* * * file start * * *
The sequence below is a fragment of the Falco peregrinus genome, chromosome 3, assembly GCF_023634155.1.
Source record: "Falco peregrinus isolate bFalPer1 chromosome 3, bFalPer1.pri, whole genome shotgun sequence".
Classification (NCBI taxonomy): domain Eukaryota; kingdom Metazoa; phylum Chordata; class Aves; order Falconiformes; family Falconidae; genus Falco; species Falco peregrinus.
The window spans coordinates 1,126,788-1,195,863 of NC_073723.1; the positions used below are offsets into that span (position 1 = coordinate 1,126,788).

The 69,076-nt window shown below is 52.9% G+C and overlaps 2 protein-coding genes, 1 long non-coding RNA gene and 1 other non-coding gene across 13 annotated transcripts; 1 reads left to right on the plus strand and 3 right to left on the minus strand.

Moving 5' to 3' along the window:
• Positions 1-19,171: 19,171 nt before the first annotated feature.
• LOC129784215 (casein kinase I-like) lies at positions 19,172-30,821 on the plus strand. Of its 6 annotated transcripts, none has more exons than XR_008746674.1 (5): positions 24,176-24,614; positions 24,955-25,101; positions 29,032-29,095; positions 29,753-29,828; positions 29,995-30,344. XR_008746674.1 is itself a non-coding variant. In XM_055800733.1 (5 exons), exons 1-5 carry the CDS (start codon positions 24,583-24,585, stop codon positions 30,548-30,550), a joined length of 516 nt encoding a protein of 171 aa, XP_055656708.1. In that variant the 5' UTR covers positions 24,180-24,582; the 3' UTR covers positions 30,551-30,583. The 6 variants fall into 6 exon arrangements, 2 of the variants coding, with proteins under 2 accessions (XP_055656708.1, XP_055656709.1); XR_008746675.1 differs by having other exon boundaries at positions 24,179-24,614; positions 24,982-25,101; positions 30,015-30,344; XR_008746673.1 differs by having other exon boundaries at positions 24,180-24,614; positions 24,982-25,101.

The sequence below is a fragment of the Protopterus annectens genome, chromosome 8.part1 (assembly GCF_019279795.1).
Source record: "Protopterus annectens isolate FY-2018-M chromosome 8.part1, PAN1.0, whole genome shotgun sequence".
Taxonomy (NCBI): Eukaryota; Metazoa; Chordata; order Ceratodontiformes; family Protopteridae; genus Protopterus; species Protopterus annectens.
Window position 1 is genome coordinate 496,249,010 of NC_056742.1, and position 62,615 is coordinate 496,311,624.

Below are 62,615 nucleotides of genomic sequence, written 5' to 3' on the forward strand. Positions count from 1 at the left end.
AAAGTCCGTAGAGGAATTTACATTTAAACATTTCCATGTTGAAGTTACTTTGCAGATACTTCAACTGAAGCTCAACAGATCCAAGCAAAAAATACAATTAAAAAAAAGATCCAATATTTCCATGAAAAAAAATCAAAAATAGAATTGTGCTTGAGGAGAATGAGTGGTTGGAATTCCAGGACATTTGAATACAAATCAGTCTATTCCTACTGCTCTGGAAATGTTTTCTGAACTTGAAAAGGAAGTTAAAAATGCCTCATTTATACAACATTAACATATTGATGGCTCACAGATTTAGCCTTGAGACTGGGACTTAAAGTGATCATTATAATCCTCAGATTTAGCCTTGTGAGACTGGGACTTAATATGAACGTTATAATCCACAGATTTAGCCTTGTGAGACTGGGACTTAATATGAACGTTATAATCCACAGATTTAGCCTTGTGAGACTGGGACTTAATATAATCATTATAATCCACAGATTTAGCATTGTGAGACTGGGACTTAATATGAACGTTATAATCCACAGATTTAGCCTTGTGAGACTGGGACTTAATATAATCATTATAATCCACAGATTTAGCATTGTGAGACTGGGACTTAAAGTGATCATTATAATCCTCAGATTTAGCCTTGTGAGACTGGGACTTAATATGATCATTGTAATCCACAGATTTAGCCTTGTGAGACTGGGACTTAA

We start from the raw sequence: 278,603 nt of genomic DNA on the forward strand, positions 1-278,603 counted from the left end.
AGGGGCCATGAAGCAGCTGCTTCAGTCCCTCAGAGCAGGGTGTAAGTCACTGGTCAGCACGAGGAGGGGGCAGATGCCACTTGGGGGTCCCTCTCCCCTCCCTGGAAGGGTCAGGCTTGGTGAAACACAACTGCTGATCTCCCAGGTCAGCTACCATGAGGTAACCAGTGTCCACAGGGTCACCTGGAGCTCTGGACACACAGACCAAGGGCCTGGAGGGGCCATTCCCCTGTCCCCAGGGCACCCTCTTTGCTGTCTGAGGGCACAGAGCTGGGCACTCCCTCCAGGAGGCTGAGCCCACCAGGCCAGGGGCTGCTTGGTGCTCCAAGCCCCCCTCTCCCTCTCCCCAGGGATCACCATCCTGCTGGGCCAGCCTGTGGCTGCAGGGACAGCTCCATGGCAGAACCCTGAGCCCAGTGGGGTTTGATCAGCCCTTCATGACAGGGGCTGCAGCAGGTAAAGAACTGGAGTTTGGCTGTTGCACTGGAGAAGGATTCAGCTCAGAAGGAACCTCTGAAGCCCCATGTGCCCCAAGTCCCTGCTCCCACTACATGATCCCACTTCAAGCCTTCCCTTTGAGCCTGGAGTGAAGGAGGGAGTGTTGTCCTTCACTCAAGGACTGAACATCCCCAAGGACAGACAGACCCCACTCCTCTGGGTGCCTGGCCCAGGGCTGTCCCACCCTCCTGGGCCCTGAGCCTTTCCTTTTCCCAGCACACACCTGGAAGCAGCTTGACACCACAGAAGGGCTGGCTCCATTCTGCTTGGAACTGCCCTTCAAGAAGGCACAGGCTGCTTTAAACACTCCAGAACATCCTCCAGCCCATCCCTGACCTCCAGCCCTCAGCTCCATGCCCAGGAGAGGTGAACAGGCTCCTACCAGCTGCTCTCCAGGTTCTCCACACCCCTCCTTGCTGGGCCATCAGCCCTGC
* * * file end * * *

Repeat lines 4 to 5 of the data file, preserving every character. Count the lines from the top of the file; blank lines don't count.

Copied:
The window spans coordinates 1,126,788-1,195,863 of NC_073723.1; the positions used below are offsets into that span (position 1 = coordinate 1,126,788).

The 69,076-nt window shown below is 52.9% G+C and overlaps 2 protein-coding genes, 1 long non-coding RNA gene and 1 other non-coding gene across 13 annotated transcripts; 1 reads left to right on the plus strand and 3 right to left on the minus strand.